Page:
Again Maestro Armiliato seemed freshly invested in this opera: the ballet music was lovingly played and well-detailed; the dancers (and Alexei Ratmansky's choreography) won a strong round of applause. As Amonasro, Mark Delavan's somewhat boxy sound took a moment to shake free; though it's a voice that won't please everyone, he sang with power and commitment in a role that by now is second-nature to him. By "Ma tu, Re..." he was on an impressive roll, and always audible thru the density of the ensembles where lesser kings tend to get swamped. Soloman Howard and Dmitry Belosselskiy traded basso thunderbolts to fine effect; Mr. Berti cut thru the massed sound of orchestra, soloists, and chorus with passionate vigor, whilst Ms. Monastyrska's sailing voice shone overall.
Another mind-numbing intermission; I read the Playbill yet again. I really need to remember to bring a book to the opera with me.
Maestro Armiliato and the Met players did some more sonic mood-painting with the fluted introduction to the Nile scene. In their exchange, Ms. Gubanova and Mr. Belosselskiy created a vocal prelude to the impending drama: a half-hour that would turn each character's world upside down. From "Qui Radames verrà..." Ms. Monastyrska established both a vocal and dramatic atmosphere in voicing Aida's resignation and despair. If her vibrato intruded a bit at times, overall she used a lovely scaling-back of the voice for "O cieli azzuri..." and pulled off some beautifully floated effects. She successfully ascended to the treacherous high-C and then produced a shimmering high-A to start the aria's little 'coda', touching on chest voice for "...mai piu ti rivedro..." before the final rise to a serenely sustained concluding high-A.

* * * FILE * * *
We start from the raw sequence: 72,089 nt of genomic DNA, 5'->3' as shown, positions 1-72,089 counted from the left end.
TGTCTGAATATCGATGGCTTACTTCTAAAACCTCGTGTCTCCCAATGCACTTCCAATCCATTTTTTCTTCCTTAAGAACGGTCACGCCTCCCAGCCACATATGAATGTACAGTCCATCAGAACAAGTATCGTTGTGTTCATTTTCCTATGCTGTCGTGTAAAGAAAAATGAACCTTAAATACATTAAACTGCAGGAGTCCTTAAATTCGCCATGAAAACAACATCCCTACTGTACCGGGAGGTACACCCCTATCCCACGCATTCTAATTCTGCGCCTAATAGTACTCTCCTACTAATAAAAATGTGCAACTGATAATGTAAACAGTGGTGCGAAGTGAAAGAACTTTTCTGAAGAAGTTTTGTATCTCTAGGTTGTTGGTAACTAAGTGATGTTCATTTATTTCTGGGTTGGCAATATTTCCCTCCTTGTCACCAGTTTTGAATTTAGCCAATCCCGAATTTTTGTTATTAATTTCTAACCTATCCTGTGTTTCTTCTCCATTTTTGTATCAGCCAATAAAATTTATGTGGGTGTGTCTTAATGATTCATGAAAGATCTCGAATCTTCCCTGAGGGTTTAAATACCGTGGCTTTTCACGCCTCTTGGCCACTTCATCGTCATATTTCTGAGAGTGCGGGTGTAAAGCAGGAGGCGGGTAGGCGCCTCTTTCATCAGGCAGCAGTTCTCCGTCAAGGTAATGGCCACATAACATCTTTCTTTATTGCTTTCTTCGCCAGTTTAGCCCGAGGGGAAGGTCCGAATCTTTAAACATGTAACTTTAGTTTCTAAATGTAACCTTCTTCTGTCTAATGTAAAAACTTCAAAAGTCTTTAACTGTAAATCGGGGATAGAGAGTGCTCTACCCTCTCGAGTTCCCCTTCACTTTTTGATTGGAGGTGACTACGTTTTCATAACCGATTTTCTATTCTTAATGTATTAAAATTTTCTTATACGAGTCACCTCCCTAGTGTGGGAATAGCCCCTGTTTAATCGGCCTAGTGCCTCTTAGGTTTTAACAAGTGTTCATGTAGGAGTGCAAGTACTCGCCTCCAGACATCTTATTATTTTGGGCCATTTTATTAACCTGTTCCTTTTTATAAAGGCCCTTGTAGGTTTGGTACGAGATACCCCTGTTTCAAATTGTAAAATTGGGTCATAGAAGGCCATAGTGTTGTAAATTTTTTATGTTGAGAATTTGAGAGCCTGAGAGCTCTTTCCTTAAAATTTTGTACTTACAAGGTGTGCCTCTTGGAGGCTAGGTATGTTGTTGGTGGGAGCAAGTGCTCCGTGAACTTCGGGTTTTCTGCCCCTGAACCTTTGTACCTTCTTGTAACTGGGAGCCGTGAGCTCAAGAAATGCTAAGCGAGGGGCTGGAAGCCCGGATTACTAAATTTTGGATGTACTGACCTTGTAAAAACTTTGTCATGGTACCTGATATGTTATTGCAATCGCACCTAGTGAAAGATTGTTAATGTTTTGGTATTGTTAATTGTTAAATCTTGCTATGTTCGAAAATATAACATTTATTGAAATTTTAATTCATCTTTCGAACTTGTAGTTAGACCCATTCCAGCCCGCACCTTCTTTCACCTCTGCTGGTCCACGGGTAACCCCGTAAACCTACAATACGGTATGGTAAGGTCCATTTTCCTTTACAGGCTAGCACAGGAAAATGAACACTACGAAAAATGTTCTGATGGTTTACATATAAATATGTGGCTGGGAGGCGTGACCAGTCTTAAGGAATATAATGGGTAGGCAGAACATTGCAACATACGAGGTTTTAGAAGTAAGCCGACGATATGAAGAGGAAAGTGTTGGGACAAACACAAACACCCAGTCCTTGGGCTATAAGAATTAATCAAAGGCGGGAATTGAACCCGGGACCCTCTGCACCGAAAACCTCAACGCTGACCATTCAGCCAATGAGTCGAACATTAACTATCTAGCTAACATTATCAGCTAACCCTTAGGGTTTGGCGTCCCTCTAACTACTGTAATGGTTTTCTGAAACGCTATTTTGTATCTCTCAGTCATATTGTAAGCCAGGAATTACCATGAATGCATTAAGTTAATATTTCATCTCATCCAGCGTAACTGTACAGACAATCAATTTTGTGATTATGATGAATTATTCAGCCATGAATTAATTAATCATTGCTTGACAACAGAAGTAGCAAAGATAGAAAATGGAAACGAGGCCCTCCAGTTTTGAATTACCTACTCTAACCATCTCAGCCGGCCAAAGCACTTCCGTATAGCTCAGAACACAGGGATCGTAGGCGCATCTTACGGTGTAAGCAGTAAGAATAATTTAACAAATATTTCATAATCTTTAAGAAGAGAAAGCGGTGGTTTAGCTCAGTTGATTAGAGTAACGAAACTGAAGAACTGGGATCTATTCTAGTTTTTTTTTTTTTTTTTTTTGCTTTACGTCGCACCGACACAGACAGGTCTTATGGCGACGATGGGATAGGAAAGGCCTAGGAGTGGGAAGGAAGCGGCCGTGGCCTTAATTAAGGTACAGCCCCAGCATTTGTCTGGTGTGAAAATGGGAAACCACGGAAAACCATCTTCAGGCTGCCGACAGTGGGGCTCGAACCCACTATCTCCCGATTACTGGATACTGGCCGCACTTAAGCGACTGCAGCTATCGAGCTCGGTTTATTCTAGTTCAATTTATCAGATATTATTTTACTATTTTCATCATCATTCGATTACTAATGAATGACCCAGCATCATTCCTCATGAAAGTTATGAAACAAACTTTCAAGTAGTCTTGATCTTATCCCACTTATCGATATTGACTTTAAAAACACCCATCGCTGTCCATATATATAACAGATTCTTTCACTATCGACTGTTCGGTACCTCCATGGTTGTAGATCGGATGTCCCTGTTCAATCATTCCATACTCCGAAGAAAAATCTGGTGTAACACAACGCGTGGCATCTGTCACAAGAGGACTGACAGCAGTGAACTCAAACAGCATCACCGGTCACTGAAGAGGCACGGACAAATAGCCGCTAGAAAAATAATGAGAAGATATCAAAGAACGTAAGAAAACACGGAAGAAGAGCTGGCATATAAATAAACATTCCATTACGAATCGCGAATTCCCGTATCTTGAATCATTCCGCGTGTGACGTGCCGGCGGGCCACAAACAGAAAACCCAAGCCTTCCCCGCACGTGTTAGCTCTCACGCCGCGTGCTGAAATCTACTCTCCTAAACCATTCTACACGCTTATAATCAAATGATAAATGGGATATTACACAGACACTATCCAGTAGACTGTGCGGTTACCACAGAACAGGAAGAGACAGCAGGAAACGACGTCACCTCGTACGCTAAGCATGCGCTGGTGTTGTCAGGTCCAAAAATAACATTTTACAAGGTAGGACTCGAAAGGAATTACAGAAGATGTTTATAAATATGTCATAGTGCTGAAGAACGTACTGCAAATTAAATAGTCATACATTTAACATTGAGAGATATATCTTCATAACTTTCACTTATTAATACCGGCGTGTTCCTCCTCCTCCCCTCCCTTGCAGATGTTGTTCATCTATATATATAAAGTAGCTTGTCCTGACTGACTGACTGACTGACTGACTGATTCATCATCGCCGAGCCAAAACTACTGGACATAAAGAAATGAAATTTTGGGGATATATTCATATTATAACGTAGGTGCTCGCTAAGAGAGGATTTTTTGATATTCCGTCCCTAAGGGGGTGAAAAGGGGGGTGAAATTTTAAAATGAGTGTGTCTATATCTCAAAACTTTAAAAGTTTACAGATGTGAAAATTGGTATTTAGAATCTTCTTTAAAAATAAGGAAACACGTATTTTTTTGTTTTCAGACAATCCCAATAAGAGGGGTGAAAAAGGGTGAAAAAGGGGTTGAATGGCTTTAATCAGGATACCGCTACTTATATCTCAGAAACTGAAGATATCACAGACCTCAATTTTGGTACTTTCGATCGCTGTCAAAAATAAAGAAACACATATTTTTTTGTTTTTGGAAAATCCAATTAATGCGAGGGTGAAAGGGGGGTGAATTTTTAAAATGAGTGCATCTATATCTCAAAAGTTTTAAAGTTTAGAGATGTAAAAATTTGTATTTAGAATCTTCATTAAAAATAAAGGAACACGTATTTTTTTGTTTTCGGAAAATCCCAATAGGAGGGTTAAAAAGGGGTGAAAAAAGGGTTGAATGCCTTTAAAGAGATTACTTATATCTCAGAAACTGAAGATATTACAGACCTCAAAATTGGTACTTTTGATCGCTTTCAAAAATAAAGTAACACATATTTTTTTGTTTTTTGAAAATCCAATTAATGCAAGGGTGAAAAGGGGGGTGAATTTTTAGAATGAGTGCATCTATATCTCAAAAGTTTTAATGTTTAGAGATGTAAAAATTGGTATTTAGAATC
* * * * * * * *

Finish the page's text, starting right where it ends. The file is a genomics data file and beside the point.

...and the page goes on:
An urgent sense of drama shot thru the duet of Aida and Amonasro; using the time-worn device of the parental guilt-trip, the king convinces his daughter to save the Ethiopian people by tricking her lover. Much subtle baiting from Mr. Delavan, and Ms. Monastyrska was very effective with chest voice on "...e poi morir!"; the baritone's build-up to "Intendi?" was convincing, causing the soprano to re-coil and setting up Mr. Delavan's tirade. The soprano's resistance is futile: Delavan scores a knockout punch with his powerful "...dei Faraoni tu sei la schiava!", the high note grandly sustained. Ms. Monastyrska recovered with a noble but futile plea ("...schiava...non sono...") before the baritone plays his last card with a moving "Pensa che un popolo...", and then the soprano's anguished "...quanto mi costi..." marks her defeat.